Next you’re going to want to mount the probe. The probe should be mounted in the return pump chamber of the sump as this will be the area where the evaporation actually lowers the water level. The Elos comes with a thin plastic bracket that slides over the lip of the sump. Once the bracket is on the tank the sensor is secured to the bracket via the included zip ties at the height you desire.
The bracket itself isn’t the fanciest mounting solution of any top off system but it does the trick and its low profile. I think one of the nice features of this particular auto top off is that you don’t have to use it though. The probe is small and easy to zip tie to a variety of things so for a lot of the smaller tanks around the obvious it is attached to various probe holders, brackets, etc.
Once the probe is mounted you will want to plug the other end of the cable into the main controller of the ATO. The system is basically setup at this point, you just need to plug the power cable in.
The Elos Digital Osmocontroller is a great option for most. It is the smallest sensor of any ATO system and its flexibility in mounting the sensor make it great for a variety of tanks. This is why it’s one of the very few (or only) options that could be used well with a sumpless tank (most top off systems mount their sensors so far down from the rim that the water level would be an inch or two below the trim). The fixed volume of dosing can be both a blessing and a curse. On the plus side it means that the pump is always going to run for a minimum amount of time. This prevents short cycling of the pump and should extend its life. By the same note it may make this ATO not suitable for very large tanks as if the evaporation is too great the pump may not keep up and set the ATO into alarm mode. If you’re interested in dosing kalk in your ATO it has some ups and downs as well. The nice thing is that you are always going to get a consistent amount of kalk dosed into the tank. The downside is that if your tank is small, its likely not well suited to dosing kalk via this ATO because it may add too much to your tank each time.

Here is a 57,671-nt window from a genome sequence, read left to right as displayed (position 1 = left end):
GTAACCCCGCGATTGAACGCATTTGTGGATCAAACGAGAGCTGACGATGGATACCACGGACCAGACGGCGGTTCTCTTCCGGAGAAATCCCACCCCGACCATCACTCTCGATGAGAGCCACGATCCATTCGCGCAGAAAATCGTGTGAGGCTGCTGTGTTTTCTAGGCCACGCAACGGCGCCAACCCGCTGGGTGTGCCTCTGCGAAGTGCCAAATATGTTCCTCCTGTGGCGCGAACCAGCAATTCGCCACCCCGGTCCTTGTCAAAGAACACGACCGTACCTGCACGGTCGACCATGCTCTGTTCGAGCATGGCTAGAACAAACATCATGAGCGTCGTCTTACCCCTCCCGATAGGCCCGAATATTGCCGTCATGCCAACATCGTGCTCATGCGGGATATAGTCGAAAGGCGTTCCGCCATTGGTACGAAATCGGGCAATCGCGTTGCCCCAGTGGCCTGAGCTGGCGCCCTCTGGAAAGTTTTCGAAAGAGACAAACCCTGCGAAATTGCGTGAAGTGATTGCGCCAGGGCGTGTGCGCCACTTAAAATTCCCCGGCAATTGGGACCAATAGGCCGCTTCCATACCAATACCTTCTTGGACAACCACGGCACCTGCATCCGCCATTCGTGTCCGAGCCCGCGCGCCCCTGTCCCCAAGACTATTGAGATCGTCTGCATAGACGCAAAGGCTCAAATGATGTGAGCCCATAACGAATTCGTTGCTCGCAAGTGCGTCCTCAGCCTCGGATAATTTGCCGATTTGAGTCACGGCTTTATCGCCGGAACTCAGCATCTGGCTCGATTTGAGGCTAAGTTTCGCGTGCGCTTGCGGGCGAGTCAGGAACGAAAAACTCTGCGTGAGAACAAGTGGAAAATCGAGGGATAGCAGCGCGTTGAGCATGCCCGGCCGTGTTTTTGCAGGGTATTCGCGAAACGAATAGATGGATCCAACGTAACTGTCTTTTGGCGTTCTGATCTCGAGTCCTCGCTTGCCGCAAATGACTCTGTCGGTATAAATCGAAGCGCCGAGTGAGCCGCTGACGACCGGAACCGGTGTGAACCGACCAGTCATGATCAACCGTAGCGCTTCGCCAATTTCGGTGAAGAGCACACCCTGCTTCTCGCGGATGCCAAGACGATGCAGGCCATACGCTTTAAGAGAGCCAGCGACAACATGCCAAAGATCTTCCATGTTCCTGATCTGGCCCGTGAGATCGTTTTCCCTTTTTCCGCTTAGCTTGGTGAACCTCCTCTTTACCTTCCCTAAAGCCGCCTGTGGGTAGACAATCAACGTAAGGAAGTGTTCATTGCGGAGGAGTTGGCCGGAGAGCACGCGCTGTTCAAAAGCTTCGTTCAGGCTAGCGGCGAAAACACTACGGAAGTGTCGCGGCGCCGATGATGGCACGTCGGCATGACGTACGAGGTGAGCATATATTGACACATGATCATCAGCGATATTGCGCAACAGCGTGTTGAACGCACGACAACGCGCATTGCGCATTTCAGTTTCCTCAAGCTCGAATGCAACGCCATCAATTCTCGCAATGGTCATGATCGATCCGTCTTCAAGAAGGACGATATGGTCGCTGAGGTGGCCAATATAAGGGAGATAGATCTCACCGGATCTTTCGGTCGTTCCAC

There might be issues to consider if you use kalk on a very small tank or own an exceptionally large tank, but for the vast majority of folks with tanks big and small, the Elos Digital Osmocontroller is a fantastic, easy to setup, easy to mount, easy to use option. In typical Elos fashion it looks pretty sharp too!
Do you own an Elos Osmocontroller? If so share what you think of yours below! If your interested in more articles or (the rest of the ATO series) and want to see more, we do them every week and you find them all right here.